Why does this matter?
You get paid either way, right? Well, sort of.
When you’re an employee, you get paid, but your employer also essentially takes care of social security, Medicare, and unemployment taxes. You get benefits, you get insurance, and you might even get a 401k plan. It’s a far more costly relationship for the employer, and estimates have shown that hiring an employee at a salary of $60,000 can actually cost the employer upwards of $75,000.
However, when you’re an independent contractor, you receive none of these benefits. The employer has the additional advantage of not having to pay employment taxes, pay overtime wages, or open themselves to liability for acts of the employee.
So it’s no wonder that companies, startups included, often want to shoehorn workers into the independent contractor category. In fact, there is a common contract provision that makes explicit that the relationship is merely one of a company and independent contractor.
However, that provision has been shown to mean very little as to what relationship is actually formed. Many see this as counter-intuitive to the entire purpose of contracts, but it is a method of protecting workers who would otherwise sign their rights away.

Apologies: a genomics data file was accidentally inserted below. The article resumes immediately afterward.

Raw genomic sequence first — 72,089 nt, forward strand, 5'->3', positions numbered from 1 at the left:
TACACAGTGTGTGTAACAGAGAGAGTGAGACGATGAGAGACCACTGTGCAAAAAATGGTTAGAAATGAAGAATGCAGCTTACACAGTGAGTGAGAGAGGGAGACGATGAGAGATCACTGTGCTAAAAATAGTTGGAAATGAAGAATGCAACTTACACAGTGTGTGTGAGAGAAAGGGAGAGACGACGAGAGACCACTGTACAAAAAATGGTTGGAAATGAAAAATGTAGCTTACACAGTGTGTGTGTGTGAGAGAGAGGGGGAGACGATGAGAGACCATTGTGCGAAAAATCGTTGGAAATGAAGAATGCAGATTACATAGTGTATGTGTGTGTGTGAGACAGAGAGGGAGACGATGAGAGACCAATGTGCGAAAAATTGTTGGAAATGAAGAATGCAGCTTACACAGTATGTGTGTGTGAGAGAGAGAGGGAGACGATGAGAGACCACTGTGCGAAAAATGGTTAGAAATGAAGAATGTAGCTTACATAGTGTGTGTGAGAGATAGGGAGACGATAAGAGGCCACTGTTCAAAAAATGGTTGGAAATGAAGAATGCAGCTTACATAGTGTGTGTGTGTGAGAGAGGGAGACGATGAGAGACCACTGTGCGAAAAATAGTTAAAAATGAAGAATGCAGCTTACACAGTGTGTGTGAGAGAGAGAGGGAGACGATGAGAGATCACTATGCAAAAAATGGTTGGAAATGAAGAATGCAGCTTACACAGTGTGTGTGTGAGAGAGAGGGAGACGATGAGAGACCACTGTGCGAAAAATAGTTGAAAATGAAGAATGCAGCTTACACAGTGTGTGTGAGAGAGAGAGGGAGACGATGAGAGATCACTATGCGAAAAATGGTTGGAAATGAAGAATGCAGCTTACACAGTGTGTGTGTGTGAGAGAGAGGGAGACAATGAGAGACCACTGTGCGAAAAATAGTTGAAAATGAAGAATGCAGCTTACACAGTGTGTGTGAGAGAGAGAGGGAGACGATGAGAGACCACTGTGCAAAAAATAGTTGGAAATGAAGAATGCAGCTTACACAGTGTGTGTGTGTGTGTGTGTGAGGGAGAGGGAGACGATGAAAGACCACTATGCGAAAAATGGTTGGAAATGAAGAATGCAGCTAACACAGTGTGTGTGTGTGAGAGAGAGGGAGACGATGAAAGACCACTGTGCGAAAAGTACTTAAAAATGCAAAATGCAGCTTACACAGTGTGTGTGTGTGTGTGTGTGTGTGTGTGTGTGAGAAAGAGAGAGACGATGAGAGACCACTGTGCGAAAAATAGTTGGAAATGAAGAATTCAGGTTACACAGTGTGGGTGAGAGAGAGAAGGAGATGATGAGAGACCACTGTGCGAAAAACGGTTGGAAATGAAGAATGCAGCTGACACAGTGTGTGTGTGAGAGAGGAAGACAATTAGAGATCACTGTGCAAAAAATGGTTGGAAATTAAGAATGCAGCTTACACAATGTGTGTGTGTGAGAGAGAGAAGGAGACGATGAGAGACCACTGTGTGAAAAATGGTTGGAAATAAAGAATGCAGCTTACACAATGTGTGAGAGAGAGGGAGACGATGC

What actually matters in being categorized as a worker?
There are a multitude of factors, but here are four salient ones to consider:
- How much control the employer has over the worker.
- More control, such as deciding hours worked and method of work, is akin to an employee relationship.
- The worker’s opportunity for personal profit or loss.
- More opportunity, such as being paid more or less based on performance, is akin to a contractor relationship.
- The permanency of the relationship.
- More permanency is akin to an employee relationship.
- How integral the worker is to the employer’s business.
- More integral, such as taking on clients or supervising employees, is akin to an employee relationship.
What happens if I’m actually an employee?
This time, you really do get paid either way. It can be costly for your employer, however.
- The employer might be forced to reimburse you wages you should have received, including any applicable overtime wages.
- The employer might have to pay backtaxes for Social security, unemployment, and Medicare.
- The employer might be forced to provide employee benefits and insurance.